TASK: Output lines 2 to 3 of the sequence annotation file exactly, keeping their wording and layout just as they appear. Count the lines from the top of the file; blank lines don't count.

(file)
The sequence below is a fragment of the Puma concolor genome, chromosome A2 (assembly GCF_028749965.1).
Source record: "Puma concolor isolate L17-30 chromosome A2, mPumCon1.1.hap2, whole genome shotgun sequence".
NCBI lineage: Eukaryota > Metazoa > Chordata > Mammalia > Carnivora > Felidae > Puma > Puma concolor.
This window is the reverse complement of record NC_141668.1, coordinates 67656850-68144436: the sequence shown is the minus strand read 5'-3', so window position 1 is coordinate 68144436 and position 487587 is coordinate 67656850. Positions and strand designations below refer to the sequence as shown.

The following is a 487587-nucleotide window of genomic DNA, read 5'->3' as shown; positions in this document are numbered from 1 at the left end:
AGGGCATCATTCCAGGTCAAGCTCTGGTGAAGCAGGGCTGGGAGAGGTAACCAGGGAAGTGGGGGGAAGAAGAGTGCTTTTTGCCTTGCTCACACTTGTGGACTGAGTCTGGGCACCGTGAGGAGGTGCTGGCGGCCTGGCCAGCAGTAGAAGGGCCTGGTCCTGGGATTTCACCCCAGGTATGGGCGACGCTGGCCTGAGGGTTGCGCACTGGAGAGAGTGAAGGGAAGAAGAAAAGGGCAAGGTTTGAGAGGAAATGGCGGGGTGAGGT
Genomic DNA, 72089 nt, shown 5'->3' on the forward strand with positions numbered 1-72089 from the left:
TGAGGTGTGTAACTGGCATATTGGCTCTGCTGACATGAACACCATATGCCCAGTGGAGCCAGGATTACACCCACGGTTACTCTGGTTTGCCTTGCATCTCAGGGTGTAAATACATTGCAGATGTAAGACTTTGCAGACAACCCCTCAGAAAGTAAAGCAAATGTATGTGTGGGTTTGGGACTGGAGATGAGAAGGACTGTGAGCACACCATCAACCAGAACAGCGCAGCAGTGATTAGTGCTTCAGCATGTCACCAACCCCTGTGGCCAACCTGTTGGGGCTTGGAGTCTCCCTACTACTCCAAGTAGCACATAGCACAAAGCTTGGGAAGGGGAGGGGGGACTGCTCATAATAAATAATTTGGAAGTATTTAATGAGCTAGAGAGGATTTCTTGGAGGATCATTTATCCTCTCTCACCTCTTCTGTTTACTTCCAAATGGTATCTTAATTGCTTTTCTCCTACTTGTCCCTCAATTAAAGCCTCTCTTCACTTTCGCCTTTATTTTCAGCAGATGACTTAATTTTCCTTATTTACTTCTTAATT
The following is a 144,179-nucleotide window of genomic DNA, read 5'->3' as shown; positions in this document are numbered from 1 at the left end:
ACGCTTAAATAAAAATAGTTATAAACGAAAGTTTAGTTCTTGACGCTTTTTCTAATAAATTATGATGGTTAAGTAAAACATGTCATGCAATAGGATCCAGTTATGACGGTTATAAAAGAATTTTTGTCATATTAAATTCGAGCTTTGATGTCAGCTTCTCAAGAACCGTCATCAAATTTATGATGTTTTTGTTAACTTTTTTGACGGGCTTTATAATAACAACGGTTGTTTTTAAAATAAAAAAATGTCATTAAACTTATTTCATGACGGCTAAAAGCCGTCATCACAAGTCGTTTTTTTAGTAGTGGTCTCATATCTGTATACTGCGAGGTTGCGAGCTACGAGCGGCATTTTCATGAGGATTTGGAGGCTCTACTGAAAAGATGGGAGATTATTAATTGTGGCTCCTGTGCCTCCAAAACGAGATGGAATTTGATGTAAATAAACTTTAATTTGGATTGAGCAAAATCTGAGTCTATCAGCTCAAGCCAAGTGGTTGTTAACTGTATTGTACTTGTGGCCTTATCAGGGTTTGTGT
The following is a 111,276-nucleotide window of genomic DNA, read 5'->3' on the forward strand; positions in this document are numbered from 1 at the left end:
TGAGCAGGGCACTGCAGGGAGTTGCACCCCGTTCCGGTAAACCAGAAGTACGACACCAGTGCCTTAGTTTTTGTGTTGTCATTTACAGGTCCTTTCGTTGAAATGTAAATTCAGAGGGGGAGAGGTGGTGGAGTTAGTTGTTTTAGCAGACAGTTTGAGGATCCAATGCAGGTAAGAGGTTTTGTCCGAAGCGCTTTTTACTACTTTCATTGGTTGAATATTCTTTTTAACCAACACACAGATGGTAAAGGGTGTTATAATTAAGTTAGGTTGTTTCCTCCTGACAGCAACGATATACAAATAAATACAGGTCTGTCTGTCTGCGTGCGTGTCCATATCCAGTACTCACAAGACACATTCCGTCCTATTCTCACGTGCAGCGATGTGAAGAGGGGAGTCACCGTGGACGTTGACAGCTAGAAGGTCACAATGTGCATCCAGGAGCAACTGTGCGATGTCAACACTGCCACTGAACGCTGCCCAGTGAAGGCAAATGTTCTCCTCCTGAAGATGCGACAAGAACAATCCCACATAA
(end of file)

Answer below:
Source record: "Puma concolor isolate L17-30 chromosome A2, mPumCon1.1.hap2, whole genome shotgun sequence".
NCBI lineage: Eukaryota > Metazoa > Chordata > Mammalia > Carnivora > Felidae > Puma > Puma concolor.